Mark A. Rue [markrue]
What do you do? How do you define yourself as an artist?
I'm a painter. Painting is my way of honoring Mother Nature by calling attention to Her wondrous designs. I want to make people to look at nature in a different way – to focus on the eccentric shapes, the colors and textures; to see not just fascinating creatures and plants, but the incredible designs within them.
What is your message?
I want people to take notice and respond to the incredible designs found in nature.
Your biography in four lines.
For more than 25 years I served in various creative positions in graphic design studios and advertising agencies in Dallas and San Antonio. In 2003 I left my position as a partner in San Antonio’s largest graphic design firm to focus on my art full-time.
Do you upload your work to the web? If so, where could we see it?
How is an idea born? For you, what is inspiration?
Studying nature. Inspiration is everywhere. I can be inspired by a dead moth on my studio floor, a leaf on the ground or the fish in our aquarium.
What role does technology play in your creative process?
Though the viewer wouldn't know it, I often use digital photography and imaging software to help me plan paintings,
What is art?
Creating something that didn't exist before.
When do you get your best ideas?
When I least expect it.
How do you evaluate whether an idea is good or not?
I think time is the best indicator if an idea has merit or not. Often I will wait months to start a new series after I've planned it out.
When and how did you begin to see yourself as an artist?
As one of five children, I discovered very early on that I could get my parents’ attention and approval by making art. My father, a semi-professional artist, taught me to draw as a young child. I remember drawing and painting the cartoon characters as I watched television. Funny, but I can't remember a day when I didn't sketch, paint or design something.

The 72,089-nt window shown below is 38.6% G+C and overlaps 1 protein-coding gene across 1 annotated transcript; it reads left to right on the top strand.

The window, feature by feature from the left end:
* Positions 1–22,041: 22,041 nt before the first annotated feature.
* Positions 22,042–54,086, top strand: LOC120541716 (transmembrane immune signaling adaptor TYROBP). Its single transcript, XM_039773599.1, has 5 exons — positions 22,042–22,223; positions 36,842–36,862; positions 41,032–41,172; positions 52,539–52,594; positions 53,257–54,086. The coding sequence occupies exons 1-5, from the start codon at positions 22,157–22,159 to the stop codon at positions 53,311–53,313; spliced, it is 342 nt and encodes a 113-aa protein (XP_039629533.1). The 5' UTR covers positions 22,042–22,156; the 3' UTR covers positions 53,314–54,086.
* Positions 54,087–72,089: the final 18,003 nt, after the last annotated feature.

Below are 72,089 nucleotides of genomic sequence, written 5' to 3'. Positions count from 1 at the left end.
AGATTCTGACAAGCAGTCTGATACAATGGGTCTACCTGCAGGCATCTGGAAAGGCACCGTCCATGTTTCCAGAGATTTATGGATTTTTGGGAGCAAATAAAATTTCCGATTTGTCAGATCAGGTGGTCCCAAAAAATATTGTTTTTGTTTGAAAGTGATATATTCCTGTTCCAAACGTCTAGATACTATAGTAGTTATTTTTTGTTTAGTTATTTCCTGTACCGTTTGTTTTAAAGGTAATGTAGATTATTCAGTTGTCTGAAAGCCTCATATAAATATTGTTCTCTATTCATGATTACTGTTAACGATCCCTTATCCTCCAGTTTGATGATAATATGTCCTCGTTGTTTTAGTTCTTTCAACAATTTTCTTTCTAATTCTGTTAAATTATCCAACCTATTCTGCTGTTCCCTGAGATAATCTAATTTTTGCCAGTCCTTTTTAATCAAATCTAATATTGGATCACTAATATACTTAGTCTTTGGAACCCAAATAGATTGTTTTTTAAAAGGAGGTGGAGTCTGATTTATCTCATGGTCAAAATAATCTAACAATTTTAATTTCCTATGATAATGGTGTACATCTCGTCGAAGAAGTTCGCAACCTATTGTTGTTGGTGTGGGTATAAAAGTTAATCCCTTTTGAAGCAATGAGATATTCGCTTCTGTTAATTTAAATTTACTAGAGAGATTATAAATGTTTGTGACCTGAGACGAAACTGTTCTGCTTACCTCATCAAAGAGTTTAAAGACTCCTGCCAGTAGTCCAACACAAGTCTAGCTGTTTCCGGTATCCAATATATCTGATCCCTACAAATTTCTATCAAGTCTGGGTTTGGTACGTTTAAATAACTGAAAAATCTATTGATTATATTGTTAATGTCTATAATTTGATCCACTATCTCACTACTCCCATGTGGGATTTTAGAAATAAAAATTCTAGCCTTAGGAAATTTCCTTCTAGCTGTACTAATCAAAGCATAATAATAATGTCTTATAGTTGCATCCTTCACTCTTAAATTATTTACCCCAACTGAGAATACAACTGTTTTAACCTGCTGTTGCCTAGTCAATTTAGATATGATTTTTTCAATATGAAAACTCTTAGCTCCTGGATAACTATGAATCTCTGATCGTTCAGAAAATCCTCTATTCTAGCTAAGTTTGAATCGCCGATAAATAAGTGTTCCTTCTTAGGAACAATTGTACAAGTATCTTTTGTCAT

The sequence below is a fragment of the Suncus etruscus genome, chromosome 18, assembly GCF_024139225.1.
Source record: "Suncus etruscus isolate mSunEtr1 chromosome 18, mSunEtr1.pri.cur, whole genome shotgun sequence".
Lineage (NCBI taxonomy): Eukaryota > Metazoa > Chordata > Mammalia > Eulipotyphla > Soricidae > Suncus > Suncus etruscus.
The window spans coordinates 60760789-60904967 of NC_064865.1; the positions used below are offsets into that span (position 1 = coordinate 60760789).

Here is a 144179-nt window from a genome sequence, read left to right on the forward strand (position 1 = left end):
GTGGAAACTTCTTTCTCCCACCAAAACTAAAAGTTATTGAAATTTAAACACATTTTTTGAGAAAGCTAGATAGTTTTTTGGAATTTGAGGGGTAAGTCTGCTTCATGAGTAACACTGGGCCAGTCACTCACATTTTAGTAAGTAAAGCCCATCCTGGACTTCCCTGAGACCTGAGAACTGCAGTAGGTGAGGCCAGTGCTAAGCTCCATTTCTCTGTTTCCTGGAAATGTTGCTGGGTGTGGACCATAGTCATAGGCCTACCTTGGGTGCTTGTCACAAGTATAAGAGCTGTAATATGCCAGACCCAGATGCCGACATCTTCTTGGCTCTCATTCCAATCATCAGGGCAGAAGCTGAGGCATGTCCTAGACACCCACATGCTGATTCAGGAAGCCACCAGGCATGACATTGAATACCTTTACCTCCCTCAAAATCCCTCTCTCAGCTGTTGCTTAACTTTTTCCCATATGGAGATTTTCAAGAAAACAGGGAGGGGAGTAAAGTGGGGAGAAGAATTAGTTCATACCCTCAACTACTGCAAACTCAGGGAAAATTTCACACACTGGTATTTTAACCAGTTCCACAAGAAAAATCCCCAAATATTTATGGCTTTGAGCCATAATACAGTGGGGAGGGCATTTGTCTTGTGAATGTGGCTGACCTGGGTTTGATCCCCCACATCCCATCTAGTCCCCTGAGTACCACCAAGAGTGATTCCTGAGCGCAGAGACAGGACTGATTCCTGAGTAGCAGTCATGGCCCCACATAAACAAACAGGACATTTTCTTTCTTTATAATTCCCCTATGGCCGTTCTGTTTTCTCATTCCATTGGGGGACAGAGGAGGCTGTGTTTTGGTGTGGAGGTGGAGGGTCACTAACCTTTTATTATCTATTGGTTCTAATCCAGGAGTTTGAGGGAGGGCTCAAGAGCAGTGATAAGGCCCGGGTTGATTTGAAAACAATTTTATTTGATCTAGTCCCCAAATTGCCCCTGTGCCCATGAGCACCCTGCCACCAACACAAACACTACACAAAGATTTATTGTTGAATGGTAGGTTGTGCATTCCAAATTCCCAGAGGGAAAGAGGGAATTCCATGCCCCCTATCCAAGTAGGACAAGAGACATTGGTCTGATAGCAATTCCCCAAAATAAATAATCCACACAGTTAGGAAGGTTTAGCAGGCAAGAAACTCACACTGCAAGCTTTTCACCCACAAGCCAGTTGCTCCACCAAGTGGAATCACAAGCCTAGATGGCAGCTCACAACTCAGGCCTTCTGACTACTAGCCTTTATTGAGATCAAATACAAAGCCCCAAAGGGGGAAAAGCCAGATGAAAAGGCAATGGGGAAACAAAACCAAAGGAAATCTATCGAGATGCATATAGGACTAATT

Why do so many artists and creators have such volatile personalities?
Creative-types are generally very passionate people.
Do you consider yourself postmodern?
I don't like to put labels on myself or my work.
How should a work of art be evaluated?
1. Concept 2. Composition 3. Execution.
Must an artist reinvent him/herself everyday?
I don't think so. They must enjoy the process and see where the work takes them.
What do you think about public funding for the arts?
I'm all for it, as long as it's in good taste.
Is art necessary?
Absolutely. Imagine a world without it.
Does it pain you to let go of a piece you have sold?
No, I always take good photos of the work before selling it.
Is a work of art purchased, or is it better said, that it is the artist who is bought?
I believe people respond to art on a gut l level. So when people respond to a work of art, they're actually responding to the artist.
In art, there is no guide. How do you know what the next step is?
I ask myself what's working and what's not working. Then I try to make what's not working work.
How do you feel about the fact that the pieces exhibited in contemporary art museums are often of artists already deceased?
It depends on how the word is defined. According to Webster - the first definition of contemporary is "living or occurring in the same period". So, if contemporary art is seen as a "period", then I think it's fine. I think the meaning of the word contemporary has become warped by people using it when they mean post-modern.
What role have the figures of art dealer, gallery owners, representatives, and intermediaries in general played in your career?
They've been a huge help to me.
What advice would you give to those just beginning?
Listen to your gut and just keep going. Don't give up.
Mark A. Rue
San Antonio, Texas, USA